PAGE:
The project has several objectives: to analyze mathematically coupled PDE systems involving one or more disciplines in the perspective of geometrical optimization or control, to construct, analyze and experiment numerical algorithms for the efficient solution of PDEs (coupling algorithms, model reduction), or multi-criterion optimization of discretized PDEs (gradient-based methods, evolutionary algorithms, hybrid methods, artificial neural networks, game strategies), to develop software platforms for code-coupling and for parallel and distributed computing.

Major applications include : the multi-disciplinary optimization of
aerodynamic configurations (wings in particular) in partnership
with the French or European aeronautical industry and research (Airbus, Dassault Aviation,
ONERA, etc), the geometrical optimization of antennas in partnership with France Télécom and Thalès
Air Défense (see Opratel Virtual Lab.), the development of *Collaborative,
Distributed and High-Performance environments in collaboration with Chinese partners (CAE)*.

Our common scientific background is the functional and numerical analysis of PDE systems, in particular with respect to nonlinear hyperbolic equations such as conservation laws of gas-dynamics.

Whereas the structure of weak solutions of the Euler equations has been thoroughly discussed in both the mathematical and fluid mechanics literature, in similar hyperbolic models, focus of new interest, such as those related to traffic, the situation is not so well established, except in one space dimension, and scalar equations. Thus, the study of such equations is one theme of emphasis of our research.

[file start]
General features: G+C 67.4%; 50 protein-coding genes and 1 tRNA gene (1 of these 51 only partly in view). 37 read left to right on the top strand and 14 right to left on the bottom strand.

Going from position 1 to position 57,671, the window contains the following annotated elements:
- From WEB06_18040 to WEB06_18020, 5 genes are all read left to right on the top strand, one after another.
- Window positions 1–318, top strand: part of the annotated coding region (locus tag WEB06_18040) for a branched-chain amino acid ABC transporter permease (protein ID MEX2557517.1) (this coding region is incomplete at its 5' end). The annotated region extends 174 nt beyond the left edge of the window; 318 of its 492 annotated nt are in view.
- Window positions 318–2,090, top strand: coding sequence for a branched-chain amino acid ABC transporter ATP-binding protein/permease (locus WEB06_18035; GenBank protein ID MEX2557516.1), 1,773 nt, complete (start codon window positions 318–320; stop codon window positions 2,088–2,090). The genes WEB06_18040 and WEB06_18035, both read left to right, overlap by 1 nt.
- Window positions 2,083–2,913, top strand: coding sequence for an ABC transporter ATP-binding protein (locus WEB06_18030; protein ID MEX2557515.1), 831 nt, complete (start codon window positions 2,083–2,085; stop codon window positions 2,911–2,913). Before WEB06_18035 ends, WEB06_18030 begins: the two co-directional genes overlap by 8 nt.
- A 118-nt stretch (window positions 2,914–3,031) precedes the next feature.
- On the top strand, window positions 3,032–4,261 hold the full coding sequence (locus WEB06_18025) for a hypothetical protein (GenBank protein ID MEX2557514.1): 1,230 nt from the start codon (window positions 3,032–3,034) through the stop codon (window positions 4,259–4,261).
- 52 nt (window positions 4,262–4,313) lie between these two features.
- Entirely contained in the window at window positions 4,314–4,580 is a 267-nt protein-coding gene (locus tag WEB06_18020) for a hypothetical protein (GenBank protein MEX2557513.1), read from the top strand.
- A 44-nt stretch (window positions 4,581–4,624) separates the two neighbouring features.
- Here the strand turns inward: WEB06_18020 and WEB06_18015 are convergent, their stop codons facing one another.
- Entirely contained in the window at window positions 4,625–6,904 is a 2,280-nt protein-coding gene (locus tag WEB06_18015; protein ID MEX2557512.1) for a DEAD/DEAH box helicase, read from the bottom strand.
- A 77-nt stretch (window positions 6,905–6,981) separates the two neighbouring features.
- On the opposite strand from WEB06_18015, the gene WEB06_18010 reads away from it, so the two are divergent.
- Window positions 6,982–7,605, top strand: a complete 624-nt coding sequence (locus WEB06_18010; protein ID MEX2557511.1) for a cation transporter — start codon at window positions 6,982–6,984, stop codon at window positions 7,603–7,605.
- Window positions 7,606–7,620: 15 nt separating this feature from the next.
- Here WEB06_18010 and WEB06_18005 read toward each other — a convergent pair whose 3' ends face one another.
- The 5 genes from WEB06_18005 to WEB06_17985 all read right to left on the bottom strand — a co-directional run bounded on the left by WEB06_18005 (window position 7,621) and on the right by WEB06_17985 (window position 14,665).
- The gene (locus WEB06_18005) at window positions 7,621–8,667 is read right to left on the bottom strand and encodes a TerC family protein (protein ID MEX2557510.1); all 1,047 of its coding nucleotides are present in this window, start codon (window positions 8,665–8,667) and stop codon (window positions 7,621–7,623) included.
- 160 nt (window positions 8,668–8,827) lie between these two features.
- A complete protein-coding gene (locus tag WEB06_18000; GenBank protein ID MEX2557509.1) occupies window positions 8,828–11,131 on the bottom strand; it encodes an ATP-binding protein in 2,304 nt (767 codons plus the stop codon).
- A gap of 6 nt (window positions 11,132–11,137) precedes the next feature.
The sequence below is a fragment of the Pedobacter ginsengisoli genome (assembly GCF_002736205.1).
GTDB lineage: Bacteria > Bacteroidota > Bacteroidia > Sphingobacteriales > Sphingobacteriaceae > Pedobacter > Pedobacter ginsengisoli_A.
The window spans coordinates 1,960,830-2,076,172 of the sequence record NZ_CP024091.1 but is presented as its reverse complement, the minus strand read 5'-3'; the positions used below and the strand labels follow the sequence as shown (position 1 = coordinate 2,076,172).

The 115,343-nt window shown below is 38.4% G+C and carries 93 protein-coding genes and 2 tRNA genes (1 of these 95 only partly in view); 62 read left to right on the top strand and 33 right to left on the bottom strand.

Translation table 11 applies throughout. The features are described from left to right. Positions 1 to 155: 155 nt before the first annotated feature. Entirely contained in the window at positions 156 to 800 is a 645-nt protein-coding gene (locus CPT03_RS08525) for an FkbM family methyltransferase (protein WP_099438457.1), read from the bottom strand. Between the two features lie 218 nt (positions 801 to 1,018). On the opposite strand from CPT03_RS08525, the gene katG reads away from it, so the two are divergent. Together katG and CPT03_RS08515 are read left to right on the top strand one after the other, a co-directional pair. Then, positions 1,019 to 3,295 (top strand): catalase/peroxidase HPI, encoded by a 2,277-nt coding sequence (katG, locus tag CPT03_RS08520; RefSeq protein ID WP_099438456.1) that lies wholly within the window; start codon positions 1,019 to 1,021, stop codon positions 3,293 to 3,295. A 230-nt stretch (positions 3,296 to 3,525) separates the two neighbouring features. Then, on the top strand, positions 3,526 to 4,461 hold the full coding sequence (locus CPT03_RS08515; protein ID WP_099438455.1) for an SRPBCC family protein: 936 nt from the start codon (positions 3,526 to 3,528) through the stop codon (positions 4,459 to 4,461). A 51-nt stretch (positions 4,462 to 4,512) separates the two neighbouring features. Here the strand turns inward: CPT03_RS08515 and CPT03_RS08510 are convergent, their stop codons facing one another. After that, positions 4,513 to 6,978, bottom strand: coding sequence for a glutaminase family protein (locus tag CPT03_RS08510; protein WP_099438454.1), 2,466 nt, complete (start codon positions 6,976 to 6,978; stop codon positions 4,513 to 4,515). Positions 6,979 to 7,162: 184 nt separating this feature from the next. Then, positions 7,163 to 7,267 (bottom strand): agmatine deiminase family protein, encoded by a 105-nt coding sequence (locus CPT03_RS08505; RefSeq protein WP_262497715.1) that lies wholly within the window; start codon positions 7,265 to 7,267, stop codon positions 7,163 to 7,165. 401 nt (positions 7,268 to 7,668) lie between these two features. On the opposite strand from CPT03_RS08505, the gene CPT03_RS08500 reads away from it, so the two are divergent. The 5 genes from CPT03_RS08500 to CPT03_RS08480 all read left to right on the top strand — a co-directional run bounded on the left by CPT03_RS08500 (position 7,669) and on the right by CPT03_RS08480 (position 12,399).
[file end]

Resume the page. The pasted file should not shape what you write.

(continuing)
The well-developed domain of numerical methods for PDE systems, in particular finite volumes, constitute the sound background for PDE-constrained optimization.

Partial Differential Equations (PDEs), finite volumes/elements, geometrical optimization, optimum shape design, multi-point/multi-criterion/multi-disciplinary optimization, shape parameterization, gradient-based/evolutionary/hybrid optimizers, hierarchical physical/numerical models, Proper Orthogonal Decomposition (POD)

Optimization problems involving systems governed by PDEs, such as optimum shape design in aerodynamics or electromagnetics, are more and more complex in the industrial setting.

In certain situations, the major difficulty resides in the costly evaluation of a functional by means of a simulation, and the numerical method to be used must exploit at best the problem characteristics (regularity or smoothness, local convexity).

In many other cases, several criteria are to be optimized and some are